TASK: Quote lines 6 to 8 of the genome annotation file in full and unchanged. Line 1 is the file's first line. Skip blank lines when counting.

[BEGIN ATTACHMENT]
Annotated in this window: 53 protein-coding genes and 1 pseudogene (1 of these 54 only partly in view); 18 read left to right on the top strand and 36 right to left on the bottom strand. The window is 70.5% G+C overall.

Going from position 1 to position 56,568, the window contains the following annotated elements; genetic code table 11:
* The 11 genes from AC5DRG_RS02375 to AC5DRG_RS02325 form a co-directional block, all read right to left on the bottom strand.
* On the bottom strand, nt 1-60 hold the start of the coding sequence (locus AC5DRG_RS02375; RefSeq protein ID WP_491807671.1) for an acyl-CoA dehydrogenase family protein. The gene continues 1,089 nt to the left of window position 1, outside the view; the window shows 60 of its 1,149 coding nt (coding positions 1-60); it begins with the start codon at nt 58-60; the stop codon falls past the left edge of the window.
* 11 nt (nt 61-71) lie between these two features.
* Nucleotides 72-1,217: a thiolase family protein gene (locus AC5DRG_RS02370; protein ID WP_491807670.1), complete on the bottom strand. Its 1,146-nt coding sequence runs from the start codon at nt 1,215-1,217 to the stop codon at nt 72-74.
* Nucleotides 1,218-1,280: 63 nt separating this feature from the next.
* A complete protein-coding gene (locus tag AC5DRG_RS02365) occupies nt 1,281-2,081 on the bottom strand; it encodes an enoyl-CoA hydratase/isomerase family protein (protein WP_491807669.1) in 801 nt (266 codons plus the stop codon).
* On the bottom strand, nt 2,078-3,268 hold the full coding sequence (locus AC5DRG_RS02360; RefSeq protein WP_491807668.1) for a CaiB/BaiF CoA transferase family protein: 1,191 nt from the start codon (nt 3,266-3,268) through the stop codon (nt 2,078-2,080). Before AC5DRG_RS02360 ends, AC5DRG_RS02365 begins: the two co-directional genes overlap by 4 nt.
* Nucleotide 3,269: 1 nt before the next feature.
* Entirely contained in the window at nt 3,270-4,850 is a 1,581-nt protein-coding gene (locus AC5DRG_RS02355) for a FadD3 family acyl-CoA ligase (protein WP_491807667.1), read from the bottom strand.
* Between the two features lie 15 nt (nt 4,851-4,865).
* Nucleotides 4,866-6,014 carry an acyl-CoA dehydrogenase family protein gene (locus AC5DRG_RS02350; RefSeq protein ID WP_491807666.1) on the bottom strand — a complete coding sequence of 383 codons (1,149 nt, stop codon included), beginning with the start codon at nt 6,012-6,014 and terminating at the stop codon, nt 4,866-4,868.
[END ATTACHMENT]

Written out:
* Nucleotides 72-1,217: a thiolase family protein gene (locus AC5DRG_RS02370; protein ID WP_491807670.1), complete on the bottom strand. Its 1,146-nt coding sequence runs from the start codon at nt 1,215-1,217 to the stop codon at nt 72-74.
* Nucleotides 1,218-1,280: 63 nt separating this feature from the next.
* A complete protein-coding gene (locus tag AC5DRG_RS02365) occupies nt 1,281-2,081 on the bottom strand; it encodes an enoyl-CoA hydratase/isomerase family protein (protein WP_491807669.1) in 801 nt (266 codons plus the stop codon).